In the past five years, women in business have become a hot topic. There are organizations, publications, events, and even brands dedicated to helping this demographic thrive.
In general, this is a good thing. The past decade has revealed a major shift in the distribution of wealth and significant changes in the types of careers women pursue. According to Media Post, the average American woman is expected to earn more than the average American male by 2028. Women are controlling private wealth and owning stock at record rates.
The statistics only tell one part of the story, though. While women are making exceptional strides overall, they’re also behind in key areas such as STEM and venture-backed businesses. Until recently, I thought women were simply being shut out of opportunities by the “good ol’ boys club.” Like many people, I thought men were just biased and that their tendency toward pattern recognition created a chicken-and-the-egg problem for women interested in building scalable enterprises. Then I started to study women-owned businesses, and I realized something: mindset is the reason women are not securing venture capital funding.
Are there men who are reluctant to back a woman? Absolutely. But the broader reason for the disparity is not prejudice – it’s a lack of asking.
The Scale Problem
When contemplating the reason women secure venture capital funding less than men, we have to consider the type of businesses women start. Women are more likely to start service-based businesses, and their goals are frequently much smaller than those of a man. Men often start businesses with the intention of achieving some semblance of world domination, while women are often starting “side hustles” and one-woman operations.
Starting a business with the intention of growing a multimillion-dollar empire is very different from starting a business with hopes of clearing $75,000 annually. The thinking is different, the approach is different, and the outcome is different. Of course, venture capitalists are looking for startups that could yield significant returns and are therefore looking for scalable ideas.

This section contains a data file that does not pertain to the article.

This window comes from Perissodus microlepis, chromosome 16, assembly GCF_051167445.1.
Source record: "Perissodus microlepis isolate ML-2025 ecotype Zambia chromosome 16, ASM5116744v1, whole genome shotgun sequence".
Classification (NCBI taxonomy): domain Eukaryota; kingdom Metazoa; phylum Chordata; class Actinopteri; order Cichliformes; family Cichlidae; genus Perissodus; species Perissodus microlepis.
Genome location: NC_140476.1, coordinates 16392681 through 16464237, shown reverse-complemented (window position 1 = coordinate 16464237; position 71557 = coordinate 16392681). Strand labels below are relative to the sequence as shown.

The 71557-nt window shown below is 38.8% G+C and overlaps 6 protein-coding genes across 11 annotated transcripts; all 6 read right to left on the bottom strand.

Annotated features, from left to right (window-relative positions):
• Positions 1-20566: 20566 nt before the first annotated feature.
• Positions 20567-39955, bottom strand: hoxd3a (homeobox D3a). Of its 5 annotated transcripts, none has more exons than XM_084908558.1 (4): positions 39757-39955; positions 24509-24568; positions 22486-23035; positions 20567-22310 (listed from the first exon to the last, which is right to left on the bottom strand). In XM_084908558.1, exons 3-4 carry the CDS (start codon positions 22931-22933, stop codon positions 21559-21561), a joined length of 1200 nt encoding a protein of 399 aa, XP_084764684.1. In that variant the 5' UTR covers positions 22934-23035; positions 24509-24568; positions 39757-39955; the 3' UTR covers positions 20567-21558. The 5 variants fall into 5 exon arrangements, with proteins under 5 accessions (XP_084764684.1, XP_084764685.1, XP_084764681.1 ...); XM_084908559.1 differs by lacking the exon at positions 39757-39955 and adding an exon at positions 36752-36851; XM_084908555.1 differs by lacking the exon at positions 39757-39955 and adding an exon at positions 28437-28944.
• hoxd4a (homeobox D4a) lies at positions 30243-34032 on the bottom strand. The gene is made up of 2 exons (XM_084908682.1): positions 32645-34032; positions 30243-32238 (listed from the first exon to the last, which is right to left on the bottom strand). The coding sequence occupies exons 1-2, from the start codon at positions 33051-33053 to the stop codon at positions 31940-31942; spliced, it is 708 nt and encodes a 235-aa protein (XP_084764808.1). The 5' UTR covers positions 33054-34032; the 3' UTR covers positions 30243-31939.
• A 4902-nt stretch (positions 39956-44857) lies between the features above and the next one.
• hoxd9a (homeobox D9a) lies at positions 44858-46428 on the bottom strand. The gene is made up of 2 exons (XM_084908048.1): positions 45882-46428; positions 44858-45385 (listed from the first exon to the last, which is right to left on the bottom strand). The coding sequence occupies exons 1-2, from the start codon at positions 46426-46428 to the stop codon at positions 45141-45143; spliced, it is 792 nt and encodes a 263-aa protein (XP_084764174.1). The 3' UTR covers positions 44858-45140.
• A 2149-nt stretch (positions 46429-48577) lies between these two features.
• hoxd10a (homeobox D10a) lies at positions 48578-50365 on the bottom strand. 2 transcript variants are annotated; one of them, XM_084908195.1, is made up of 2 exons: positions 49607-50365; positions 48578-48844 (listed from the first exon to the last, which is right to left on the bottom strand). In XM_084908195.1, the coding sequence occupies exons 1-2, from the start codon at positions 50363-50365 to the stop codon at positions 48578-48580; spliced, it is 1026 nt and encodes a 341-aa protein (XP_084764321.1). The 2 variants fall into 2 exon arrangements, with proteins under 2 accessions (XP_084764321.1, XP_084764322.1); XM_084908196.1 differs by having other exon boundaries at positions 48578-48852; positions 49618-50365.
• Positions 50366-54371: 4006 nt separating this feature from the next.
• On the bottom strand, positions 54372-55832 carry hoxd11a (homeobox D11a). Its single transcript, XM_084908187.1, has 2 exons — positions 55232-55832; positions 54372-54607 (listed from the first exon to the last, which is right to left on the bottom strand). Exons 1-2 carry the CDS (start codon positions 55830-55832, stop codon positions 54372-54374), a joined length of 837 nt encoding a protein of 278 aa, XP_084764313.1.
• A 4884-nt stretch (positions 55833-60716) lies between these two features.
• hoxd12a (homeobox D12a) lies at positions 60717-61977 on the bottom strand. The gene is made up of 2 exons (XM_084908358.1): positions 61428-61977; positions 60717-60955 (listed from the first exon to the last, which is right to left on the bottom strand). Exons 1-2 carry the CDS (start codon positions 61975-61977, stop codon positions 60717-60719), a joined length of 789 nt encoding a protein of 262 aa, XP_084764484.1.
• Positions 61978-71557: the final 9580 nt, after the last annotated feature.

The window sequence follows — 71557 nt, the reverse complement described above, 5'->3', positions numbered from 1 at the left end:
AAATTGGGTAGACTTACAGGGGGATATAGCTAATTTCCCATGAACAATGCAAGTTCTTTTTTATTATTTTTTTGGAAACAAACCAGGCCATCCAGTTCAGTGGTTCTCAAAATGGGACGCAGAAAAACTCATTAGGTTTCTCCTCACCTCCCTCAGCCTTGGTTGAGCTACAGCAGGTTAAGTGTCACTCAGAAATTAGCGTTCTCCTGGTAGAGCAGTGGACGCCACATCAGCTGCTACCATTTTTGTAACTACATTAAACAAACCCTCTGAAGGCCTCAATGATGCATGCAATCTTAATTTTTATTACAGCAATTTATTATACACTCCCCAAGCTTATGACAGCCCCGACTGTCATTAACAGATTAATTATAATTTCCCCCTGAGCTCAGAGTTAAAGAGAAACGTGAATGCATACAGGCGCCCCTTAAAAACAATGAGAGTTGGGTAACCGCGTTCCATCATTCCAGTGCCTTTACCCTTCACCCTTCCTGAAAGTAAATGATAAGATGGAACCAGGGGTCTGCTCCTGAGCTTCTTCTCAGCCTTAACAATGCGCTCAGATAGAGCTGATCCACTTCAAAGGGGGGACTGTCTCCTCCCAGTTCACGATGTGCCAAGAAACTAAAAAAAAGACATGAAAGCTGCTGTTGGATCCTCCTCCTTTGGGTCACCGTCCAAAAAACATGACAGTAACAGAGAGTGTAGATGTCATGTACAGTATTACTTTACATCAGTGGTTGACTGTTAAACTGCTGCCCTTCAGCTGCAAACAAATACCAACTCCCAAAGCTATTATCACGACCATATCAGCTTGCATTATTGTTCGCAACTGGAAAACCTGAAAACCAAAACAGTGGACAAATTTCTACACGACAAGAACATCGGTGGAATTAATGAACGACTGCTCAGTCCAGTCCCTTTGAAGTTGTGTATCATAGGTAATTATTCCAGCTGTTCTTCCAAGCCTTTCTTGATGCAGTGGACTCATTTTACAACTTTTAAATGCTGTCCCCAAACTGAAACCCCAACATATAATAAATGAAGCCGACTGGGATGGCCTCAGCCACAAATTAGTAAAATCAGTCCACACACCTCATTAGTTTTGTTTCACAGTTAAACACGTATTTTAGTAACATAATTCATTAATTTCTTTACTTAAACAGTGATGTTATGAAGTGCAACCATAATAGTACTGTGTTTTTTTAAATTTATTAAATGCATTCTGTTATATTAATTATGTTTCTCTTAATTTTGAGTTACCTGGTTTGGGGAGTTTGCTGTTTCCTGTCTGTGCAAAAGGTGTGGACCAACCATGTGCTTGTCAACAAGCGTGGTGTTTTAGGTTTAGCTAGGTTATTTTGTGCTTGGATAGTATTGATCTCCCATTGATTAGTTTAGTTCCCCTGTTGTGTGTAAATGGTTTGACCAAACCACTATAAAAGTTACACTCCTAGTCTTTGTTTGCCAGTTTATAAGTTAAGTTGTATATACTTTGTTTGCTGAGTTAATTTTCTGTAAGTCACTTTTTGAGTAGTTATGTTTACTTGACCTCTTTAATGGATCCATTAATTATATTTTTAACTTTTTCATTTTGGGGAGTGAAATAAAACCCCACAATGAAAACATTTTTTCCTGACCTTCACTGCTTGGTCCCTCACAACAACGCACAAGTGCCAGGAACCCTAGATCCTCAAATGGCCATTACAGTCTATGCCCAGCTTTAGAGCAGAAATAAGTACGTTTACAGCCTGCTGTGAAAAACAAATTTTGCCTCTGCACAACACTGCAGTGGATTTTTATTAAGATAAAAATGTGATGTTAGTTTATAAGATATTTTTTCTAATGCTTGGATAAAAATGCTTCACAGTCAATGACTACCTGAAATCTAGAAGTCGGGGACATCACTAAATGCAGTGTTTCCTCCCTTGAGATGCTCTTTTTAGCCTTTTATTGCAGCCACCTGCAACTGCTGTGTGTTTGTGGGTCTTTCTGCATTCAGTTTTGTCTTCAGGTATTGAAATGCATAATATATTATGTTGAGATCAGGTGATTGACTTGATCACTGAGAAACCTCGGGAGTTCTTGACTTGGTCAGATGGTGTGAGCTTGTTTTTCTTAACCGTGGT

The Pitch Problem
In addition to building more scalable businesses, women have to step up and ask for money. I recently met Julia Dilts, co-founder and CEO of Maverick Angels, at an event. She passionately encouraged women to ask for money. Some women are afraid, intimidated or insecure, so they just don’t show up and ask. In other cases, they take rejection and criticism personally, so they never find the right investors because they give up.
As a result, if nine men pitch to every one woman who pitches, the numbers will show that women are not being funded at rates that seem equitable. But women like Kathryn Minshew, Katia Beauchamp, and Heather Hiles are demonstrating that women are more than capable of starting and growing scalable companies worthy of venture capital.
How to Get the Capital You Need
Ladies, the time has never been better to start and grow a business. Of course, there are industry-wide challenges like the series A crunch, but those apply to everyone. As a woman, you’re in a unique position to identify and address issues that represent billion-dollar opportunities. Here are a few tips for getting the capital you need:
- Think bigger. Remember that venture capitalists are in the business of making money on scalable ventures. If you’re wondering whether your business is big enough to justify a venture capital investment, reach out to one via social media or email and ask. You’ll be surprised how many VCs are happy to help aspiring entrepreneurs who ask specific, intelligent questions.
- Take your heart off your sleeve. I know a business idea can feel near and dear, but it’s important to develop a healthy separation between you and your idea. Seek out constructive feedback and whatever you do, don’t take it personally. If you’re truly devoted to growth, you’ll have to keep your ego and emotions in check.
- Do your homework. Many women feel unprepared or ill-equipped to seek out venture capital so they avoid it altogether. Between VC blogs and books, you have plenty of information available to get you started on a great pitch. Check out Pitch Like a Girl by Ronna Lichtenberg if you need help. Be sure to read Venture Deals by Jason Mendelson and Brad Feld so you can intelligently entertain offers and discuss deal terms.
- Pitch. No amount of books or coaching can take the place of actually doing it. Get out there and pitch, even if it’s at a low-stakes meetup where no money is involved. Get comfortable with the feeling of putting yourself and your idea out there and letting go of the need to control the outcome or someone’s perception of you.
Whatever your idea is, ask yourself what would happen if you multiplied it by one hundred. If you’re going to swing, you might as well swing for the fences.